Cedar Key's Clamming Sailor

~~~ An Optiman and more

Originally published in SCA, July 2012
Photos courtesy of Michael Scheibeck.

Bobby Witt looked like a lean, Western cowboy with cutoff jeans, but a too-wide straw hat. He's a native of this shallow coast, and, like a seasoned working cowboy, his fingers, too, were bent and first knuckles bulged --- hands of a fifty five year old, life long waterman. He'd just unbent his long self from an old plywood Optimist Dinghy on Atsena Otie Key.

Bobby and his Optimist pram Bobby a sailor? There he was, toes in Atsena's sand, chatting with a woman from the Pacific Northwest.

I asked later how he became a sailor. He was, after all, the first local waterman in twenty seven years, I think, to bring a sailboat to the May small boat meet.

"As a kid I was always putting a sail on something," he said in his soft twang. He sailed the first time when he was twelve, at the helm of the first boat he'd built, a skiff from scrap ten foot soffit plywood, rigged with a shower curtain sail from the trash. "It was exciting! I was enchanted."

"I like to row, too. All Crystal River kids rowed," he smiled. "Last year I built a fourteen foot 'net skiff.' Plywood. 'Tar-built,' like the first one --- nails and screws, asphalt roofing tar in all the joints."

At sixteen he'd made enough money mullet fishing, crabbing and construction to buy a thirty two foot steel, bottomless, hulk. Friends and he raised it enough to weld on a scrap bottom. He lived on Swamp Yacht the next six years towing a skiff or two, working the inshore fisheries, and dock jobs in Tarpon Springs.

Bobby and his Optimist pram When he was seventeen and six feet tall he bought the used Opti, sailing it obsessively in Crystal River and Bay.

The next year, a female kitten, just weaned in the bilge of a wooden sailing yacht, moved aboard Swamp Yacht, becoming Opti crew.

For three years in the late 1970s Bobby was mate and able seaman on the forty four foot waterline, charter gaff schooner, Nightwind, out of Crystal River. She'd been a pre-World War Two trade vessel. Among other 'ropes,' she taught him to set a working topsail.

When he was twenty three, he bought the "hard-used," Wirth Munroe designed, twenty five foot centerboard yawl, Affinity. She was a coastal cruiser for Kitty and him. Her dinghy was the towed Opti, and in many Florida ports, he and Kitty sailed it as addictedly as ever.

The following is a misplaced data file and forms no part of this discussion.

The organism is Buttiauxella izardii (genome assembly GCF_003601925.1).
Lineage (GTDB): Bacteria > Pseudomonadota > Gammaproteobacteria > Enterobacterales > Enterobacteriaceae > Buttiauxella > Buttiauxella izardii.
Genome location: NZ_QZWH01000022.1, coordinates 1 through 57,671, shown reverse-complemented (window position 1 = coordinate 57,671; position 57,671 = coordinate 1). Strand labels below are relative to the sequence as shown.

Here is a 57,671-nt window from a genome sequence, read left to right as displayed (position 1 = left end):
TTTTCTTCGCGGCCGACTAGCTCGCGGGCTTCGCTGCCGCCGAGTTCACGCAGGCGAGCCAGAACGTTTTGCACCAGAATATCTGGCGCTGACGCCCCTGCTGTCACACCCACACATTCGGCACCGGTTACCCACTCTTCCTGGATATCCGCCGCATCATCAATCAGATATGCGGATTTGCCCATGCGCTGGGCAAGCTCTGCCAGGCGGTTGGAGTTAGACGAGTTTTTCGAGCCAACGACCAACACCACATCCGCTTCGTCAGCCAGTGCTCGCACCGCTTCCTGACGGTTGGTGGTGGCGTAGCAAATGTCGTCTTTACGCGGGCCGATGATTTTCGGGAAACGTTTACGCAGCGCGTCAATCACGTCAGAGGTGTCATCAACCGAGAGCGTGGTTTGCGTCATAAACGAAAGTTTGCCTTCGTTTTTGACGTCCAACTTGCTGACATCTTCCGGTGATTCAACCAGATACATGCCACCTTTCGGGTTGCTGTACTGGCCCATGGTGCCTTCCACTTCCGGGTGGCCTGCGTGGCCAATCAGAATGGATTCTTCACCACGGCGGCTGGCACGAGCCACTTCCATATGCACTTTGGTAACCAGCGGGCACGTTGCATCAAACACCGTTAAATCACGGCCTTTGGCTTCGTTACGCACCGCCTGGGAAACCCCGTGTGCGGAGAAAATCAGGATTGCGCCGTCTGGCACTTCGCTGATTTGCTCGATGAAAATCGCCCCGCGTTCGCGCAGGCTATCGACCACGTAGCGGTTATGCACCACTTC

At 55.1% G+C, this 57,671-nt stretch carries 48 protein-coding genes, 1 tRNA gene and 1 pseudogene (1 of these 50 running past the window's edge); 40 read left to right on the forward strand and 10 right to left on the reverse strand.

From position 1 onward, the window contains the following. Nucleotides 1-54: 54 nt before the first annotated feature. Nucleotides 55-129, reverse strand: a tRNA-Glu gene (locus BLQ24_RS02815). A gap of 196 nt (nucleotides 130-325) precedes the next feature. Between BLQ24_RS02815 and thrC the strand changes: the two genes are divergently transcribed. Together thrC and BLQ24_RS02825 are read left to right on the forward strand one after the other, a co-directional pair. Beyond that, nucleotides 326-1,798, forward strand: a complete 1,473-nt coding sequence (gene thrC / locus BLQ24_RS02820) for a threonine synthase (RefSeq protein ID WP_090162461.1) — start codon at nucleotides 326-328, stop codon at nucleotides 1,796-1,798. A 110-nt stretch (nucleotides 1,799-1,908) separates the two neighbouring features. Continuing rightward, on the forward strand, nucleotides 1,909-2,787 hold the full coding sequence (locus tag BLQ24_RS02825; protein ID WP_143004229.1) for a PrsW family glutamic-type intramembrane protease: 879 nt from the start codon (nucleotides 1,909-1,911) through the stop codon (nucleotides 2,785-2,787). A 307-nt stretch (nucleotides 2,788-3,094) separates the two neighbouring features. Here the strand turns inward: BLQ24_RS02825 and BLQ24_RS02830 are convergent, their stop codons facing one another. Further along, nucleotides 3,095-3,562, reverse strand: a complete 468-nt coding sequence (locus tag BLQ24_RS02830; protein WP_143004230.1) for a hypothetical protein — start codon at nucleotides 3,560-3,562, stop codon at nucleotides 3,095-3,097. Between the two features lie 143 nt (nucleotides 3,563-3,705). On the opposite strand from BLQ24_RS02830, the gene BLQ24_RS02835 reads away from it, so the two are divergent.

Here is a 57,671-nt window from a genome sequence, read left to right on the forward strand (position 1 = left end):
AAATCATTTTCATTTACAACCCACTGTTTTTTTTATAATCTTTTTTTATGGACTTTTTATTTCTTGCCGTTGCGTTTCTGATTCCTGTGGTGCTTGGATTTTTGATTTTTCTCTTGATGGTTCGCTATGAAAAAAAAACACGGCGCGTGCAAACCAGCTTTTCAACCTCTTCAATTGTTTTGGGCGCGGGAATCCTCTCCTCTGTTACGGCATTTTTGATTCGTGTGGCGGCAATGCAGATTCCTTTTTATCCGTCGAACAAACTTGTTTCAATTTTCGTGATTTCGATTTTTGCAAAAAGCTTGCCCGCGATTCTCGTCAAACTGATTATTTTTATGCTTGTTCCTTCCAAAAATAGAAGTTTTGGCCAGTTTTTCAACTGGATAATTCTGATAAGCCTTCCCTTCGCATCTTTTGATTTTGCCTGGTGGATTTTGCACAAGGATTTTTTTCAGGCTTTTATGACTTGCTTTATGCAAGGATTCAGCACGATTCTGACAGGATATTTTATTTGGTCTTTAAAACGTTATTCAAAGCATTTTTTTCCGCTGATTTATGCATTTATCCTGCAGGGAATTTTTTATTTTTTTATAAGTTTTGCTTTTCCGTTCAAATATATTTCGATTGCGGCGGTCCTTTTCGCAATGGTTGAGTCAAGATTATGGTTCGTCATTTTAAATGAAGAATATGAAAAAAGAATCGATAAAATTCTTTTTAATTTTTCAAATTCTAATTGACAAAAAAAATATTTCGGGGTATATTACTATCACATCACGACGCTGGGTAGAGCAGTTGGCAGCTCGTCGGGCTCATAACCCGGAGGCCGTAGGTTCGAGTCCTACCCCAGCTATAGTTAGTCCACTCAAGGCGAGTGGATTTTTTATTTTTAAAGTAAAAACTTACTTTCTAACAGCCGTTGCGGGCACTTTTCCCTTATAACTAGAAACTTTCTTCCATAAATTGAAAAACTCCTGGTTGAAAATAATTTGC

Heading to Key West after a couple hours of motoring in a calm away from a small key in Florida Bay, he couldn't find Kitty. He argued with himself most of an hour, and turned back and got her.

Bobby kept fishing inshore, and captained sail and power boats from Connecticut to the Gulf, Bahamas, and the Caribbean. (His license now is a 59 passenger Master.)

From Affinity, in 1983, he and Kitty moved to a thirty six foot houseboat, Snafu. He married in 1987.

Kitty died peacefully in 1991. The family moved ashore when his first daughter was two. Shark, redfish, yellow-tail jacks, and oysters became more of his harvest.

"There are two ways to fish. You either beat your head against it or you mesh in, become part of nature, know what to release and do it. Learn to love all critters, even blue crabs," he grinned, "which try to pull your face off."

Bobby and his Optimist pram By referendum in November 1994, Florida's Constitution was amended to ban "entangling" (gill) nets. On the last night before their livelihoods evaporated, Bobby said women were crying, and drinking watermen "were gathered under the bridge in Crystal River." Talk was vicious.

He said science and the old time fishermen had agreed and had it right, but money politics won. (Seventeen years later his conclusion seems valid.) Bobby felt he'd been "cheated," so, he took everything Florida offered, with help from Federal money, to further educate himself, including clam aquaculture. In the first years, as clamming grew, guiding sport fishermen kept the family going.

Bobby's clam boat In 2012 his daughters are starting at local colleges. His ex-wife has the house in Crystal River. Bobby's in Cedar Key on a forty four foot houseboat at his dock with his workboats, skiffs and prams. "Clamming's been better than a mullet fisherman could've imagined."

That Saturday of the small boat meet, I saw him staring at an eighteen foot, round-sterned sharpie ketch. I thought I saw above his head a little cloud of Valentine hearts.

Not long ago he showed me his freshly painted fourteen foot skiff, navy gray in and out, with a dark green sheer. "I still love fishing with a small legal net, but not the row across the Channel in the wind and chop. My three horse outboard can't do it either... can you put a sail on the skiff?"

Back to top
Back to main page